Giorgia Meloni swept to victory in Italy’s general election on 25th September and will soon establish herself as the country’s first-ever female prime minister. Sadly, however, I cannot see this as a positive step for women. In fact, the opposite is true. Having looked into the anti-abortion beliefs of the “female Mussolini” and her radical Brothers of Italy (FdI) party, it appears that Meloni is on track to continue the alarming pro-life narratives associated with Europe’s shift towards the political right. As a young woman in the UK who’s keen on having as much reproductive freedom as possible, the potential impact of Meloni’s premiership has me worried.
Setting the scene, Europe’s recent surge in right-wing ideology is hard to deny. Perhaps it’s unsurprising, given that the pandemic, war, and energy crisis have all fallen within one electoral cycle, but nationalist parties such as France’s RN and Germany’s AfD are gaining. Meanwhile, the UK continues to stagnate in the clutches of a Tory government which has overstayed its welcome. With this as context for the fact that the Fdl won 26% of Italy’s overall vote on Sunday, compared to the mere 4% it won in 2018, the likelihood of any pro-life policies meeting little resistance should give urgent pause for thought.
Even prior to Meloni’s election, it was difficult to terminate a pregnancy in areas controlled by the FdI. Clinics in the party stronghold of Le Marche refused to follow Italy’s existing law on dispensing abortion pills, and a study by The Economist reveals that over 20% of women seeking an abortion in the Italian south had to travel to other parts of the country.
Although Meloni has said she will keep abortion legal, she also intends for the state to strongly promote alternatives (that is, continued pregnancy), and to demotivate doctors from offering the procedure. In a strongly Catholic country, where around 70% of physicians are already conscientious objectors to abortion, many fear that a further clamp-down will have devastating effects on women seeking time-sensitive treatment.
Worse still, Meloni (who was recently dubbed “Il Duce in a blouse”) is herself a woman. Not only this, but her campaign ran on the words, “I am Giorgia. I am a woman. I am a mother…”
Of course, Giorgia is entitled to her personal opinion, as all women should be, but the problems caused when female leaders publicly express pro-life views are manifold. As seen with Donald Trump’s strategic appointment of Amy Barrett to the US Supreme Court, these individuals rapidly gain the praise of pro-life men, being portrayed as morally superior to their abortion-seeking counterparts or framed as representative of the mainstream female view. Meanwhile, for all Meloni’s talk of reclaiming personal identity, it’s telling that no woman with a pro-choice, LGBTQ+, or minority ethnic identity has ever enjoyed the same rise to power.
But why am I worried? Stepping back – with respect – don’t I live in England? Unfortunately, Meloni’s election is just one event in a summer of challenges to abortion access. In June, the UK’s MP for Devizes, Danny Kruger, disagreed on the point that pregnant women should have an absolute right to bodily autonomy. Meanwhile, several women in the UK are facing prison sentences for taking abortion pills after accidentally passing the legal 10-week cut-off point for medical abortion. Given the difficulty of accurately assessing one’s own stage of pregnancy when many in-person gynaecology consultations were delayed by the pandemic, these women are hardly to blame. And the prosecution seems arbitrary – who benefits from punishing these women other than enforcers of pro-life values?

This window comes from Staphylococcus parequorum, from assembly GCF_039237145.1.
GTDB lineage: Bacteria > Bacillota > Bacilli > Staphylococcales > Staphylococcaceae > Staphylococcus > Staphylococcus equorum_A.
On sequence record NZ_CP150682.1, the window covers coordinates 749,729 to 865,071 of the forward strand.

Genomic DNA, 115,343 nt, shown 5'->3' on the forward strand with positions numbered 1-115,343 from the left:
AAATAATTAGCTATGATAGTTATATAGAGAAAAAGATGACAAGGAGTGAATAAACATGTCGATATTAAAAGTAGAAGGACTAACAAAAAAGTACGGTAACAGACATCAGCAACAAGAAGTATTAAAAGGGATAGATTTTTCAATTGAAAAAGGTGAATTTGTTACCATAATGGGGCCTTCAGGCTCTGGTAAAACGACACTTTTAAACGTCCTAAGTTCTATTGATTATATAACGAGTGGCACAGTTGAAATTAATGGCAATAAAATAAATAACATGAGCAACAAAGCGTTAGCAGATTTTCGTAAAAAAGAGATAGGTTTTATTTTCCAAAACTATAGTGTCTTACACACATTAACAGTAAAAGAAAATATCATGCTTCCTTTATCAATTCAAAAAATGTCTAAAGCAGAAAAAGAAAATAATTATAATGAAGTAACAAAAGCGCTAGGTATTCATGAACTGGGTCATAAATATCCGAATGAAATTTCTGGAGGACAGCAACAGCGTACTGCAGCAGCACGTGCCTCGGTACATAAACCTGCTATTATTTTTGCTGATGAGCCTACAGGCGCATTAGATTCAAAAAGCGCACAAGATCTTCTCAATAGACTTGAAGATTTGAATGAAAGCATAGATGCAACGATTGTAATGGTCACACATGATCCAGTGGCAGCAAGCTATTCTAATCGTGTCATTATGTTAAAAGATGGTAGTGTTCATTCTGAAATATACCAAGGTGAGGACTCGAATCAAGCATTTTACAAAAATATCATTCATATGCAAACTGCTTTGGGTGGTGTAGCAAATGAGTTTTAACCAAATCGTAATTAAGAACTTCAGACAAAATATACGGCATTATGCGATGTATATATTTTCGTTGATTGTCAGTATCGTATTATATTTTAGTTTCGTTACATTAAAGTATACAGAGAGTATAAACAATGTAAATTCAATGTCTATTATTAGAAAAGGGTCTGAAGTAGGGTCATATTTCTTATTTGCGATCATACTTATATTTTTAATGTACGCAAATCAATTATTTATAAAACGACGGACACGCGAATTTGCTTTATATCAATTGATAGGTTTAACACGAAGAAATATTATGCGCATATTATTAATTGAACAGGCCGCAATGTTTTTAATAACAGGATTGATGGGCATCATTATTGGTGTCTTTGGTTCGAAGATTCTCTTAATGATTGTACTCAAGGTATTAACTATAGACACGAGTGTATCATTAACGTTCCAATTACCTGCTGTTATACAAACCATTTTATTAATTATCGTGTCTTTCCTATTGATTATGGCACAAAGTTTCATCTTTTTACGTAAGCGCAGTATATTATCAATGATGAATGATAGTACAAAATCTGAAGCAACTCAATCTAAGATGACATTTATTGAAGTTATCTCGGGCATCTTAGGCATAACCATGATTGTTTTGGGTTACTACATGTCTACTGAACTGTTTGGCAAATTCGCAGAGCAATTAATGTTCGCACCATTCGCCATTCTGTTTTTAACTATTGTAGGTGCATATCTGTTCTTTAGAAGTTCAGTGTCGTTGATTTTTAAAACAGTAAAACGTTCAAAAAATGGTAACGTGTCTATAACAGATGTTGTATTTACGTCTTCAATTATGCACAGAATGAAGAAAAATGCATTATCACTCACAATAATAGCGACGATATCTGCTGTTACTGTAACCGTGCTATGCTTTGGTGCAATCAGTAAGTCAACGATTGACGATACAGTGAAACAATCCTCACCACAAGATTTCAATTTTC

Whether or not the US Supreme Court’s overturning of Roe v Wade opened the floodgates to all of this is debatable but a concerning pro-life sentiment has been growing on this side of the Atlantic for some time. Indeed, the group “Oxford Students for Life” ran a controversial anti-abortion stall at the Oxford SU Freshers’ Fair last year and other pro-life groups attended freshers’ events elsewhere in the country.
While pro-life demonstration isn’t the same as banning abortion, events such as these suggest that the general acceptance of women’s choice in the UK is at a troubling low. Meanwhile, any question-mark held over female autonomy can be dangerous, especially among students.
As young people, who are statistically more likely to have casual relationships and less sexual experience, the attendees of last year’s Freshers’ Fair should have been told that abortion is a perfectly sound choice to make. Beyond this, the majority of female Oxford students have career plans, student debt, and few means to break off their studies for an unplanned pregnancy. In cases such as these, choosing abortion may be empowering, and women should not be pressured over such choices by other groups within the university.
Luckily, a lot of pro-life sentiment in the UK comes from a lack of education. Many of those against abortion mistakenly believe that it’s a violent procedure which causes foetal pain, rather than simply taking pills to trigger a pragmatic, early-term bleed – as it is in over 80% of cases. If proper teaching about abortion was included in the national curriculum, I’m hopeful a lot of these problems could be solved.
Still, those who oppose abortion on religious or moral grounds, like Meloni, are more worrying. Even in Oxford, I’ve spoken to several highly-educated students who believe that abortion is wrong because another body is involved. However, if a woman’s well-being is seen as subordinate to that of her foetus, how far has our society really come for women’s rights?
With so many high-profile figures taking it upon themselves to advocate for unborn cells, women need as much space as possible to advocate for themselves.
Image: Vox España, CC3.0, via Wikimedia Commons